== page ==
As auto enthusiasts, it’s always depressing to see automotive brands being lost in market fluctuations and larger corporation challenges. However, Nissan’s recent announcement about discontinuing the Datsun brand in India has met with sighs of relief. The once famed Japanese brand known for several performance cars was revived during the last decade as a new budget brand. Sadly, the market, not just India but other global countries too, never warmed up to the new Datsun brand and what it had to offer. While Nissan had globally announced discontinuing the Datsun brand in October 2019, India has been one of the last markets where the plug has been pulled out after nine years. The brand already shut shop in Indonesia and Russia in 2020.
The Datsun brand was revived as a budget offering and that also turned out to be its undoing. The company failed to pick-up from the start with the GO and GO+ showing extensive cost cutting measures. It did see some spark with the redi-GO but the model could never tantalise the market as the brand once hoped. All three models today have been discontinued as production has ceased at the Renault-Nissan Alliance plant in Tamil Nadu.
If you are a Datsun customer, this may not be the best news for you. However, you need not worry about spares, service and support as Nissan India will continue to provide the same to customers. It will also honour warranty and provide spare parts as needed across the country.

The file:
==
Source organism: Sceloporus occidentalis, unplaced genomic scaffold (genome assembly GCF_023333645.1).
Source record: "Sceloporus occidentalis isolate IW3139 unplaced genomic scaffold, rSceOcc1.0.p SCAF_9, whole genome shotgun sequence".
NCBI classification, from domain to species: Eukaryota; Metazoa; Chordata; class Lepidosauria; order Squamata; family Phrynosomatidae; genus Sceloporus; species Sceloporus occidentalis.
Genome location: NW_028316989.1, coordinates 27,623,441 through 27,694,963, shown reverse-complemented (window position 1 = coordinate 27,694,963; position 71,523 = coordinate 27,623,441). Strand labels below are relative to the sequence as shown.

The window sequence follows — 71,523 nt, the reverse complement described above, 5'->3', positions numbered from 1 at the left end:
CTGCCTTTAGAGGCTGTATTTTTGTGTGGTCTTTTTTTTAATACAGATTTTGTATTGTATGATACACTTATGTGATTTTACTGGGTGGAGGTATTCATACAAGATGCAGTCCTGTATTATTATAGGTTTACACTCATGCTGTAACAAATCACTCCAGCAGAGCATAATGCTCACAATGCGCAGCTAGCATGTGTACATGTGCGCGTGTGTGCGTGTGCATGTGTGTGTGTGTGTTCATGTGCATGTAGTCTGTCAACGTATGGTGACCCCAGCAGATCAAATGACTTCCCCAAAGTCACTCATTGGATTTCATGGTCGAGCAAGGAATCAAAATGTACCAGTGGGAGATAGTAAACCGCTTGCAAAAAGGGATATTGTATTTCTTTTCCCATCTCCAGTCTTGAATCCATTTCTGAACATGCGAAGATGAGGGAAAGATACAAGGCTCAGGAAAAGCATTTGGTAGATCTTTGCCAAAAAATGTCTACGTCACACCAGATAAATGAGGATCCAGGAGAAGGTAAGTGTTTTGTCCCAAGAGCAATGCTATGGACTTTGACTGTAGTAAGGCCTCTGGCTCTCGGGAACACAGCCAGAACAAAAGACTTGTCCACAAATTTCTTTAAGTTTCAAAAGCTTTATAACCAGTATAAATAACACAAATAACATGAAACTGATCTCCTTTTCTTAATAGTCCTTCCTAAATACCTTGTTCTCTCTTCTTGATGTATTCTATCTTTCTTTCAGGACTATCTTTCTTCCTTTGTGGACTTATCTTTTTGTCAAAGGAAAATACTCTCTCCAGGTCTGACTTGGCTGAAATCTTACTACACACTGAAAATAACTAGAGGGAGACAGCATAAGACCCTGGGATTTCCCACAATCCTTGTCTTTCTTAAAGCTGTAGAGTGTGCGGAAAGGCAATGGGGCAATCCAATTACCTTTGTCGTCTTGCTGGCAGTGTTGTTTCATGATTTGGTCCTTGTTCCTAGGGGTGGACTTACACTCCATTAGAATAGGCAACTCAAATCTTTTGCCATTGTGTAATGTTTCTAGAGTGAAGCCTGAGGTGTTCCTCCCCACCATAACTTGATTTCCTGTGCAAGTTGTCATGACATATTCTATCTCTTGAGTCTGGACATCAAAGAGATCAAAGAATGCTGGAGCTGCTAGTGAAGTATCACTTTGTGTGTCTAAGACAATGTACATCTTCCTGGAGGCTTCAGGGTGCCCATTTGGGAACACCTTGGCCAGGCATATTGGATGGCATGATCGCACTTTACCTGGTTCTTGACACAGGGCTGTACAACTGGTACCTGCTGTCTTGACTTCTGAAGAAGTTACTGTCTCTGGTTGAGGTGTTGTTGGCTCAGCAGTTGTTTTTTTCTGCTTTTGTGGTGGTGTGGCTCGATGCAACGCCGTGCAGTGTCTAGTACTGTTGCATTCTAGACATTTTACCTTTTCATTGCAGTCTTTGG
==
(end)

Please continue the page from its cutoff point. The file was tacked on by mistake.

IIn its statement, Nissan said, “We can reassure all existing and future Datsun owners that customer satisfaction remains our priority, and we will continue to provide the highest levels of after sales service, parts availability and warranty support from our national dealership network.”
The revival of the Datsun brand was the brainchild of former Nissan boss Carlos Ghosn, who’s currently caught in a tiff with the brand over financial irregularities. It also didn’t help that Datsun’s start was caught in a frenzy with Nissan and it’s sales, service and distribution partner Hover Automotive India were caught in a scuffle of their own. Add to that, the obvious cost-cutting was evident across Datsun cars which made users look the other way. Even the redi-GO, which was based on the massively successful Renault Kwid, could not do a third of the latter’s sales every month. The Datsun GO, GO+ and redi-GO were all upgraded to BS6 emission norms and Datsun even introduced a CVT option on the GO And GO+ to make them more likeable. But the market clearly steered clear. To add to that, Datsun could hardly dent Maruti’s dominance in the entry-level segment, while Tata Motors also caught with the introduction of the Tiago in 2016 that just proved to be a far superior product in comparison. Even the Renault Kwid and the Triber are products that showed more promise and acceptance over the Datsun models. It also didn’t help that the Datsun cars scored zero stars in the Global NCAP crash tests.
What’s interesting to see is that the Nissan Magnite that has been the brand’s turnaround product in India, originally started life as a Datsun offering. Based on the Datsun Go Cross concept, the styling traits of the Datsun brand are evident in the Magnite, particularly with the grille, headlamps and the bumper.
Apart from the models sold in India, Datsun sold the On-DO sedan and the Mi-DO hatchback in Russia. The cars were locally built in Russia, much like India, as well as in Indonesia. The Tamil Nadu plant also exported the Datsun models to South Africa.
This is the end of the line for Datsun in India, a brand we wished we missed. However, it it has to ever make a comeback, we sincerely hope Nissan does it by sticking closer to its true heritage. Until then, Sayonara!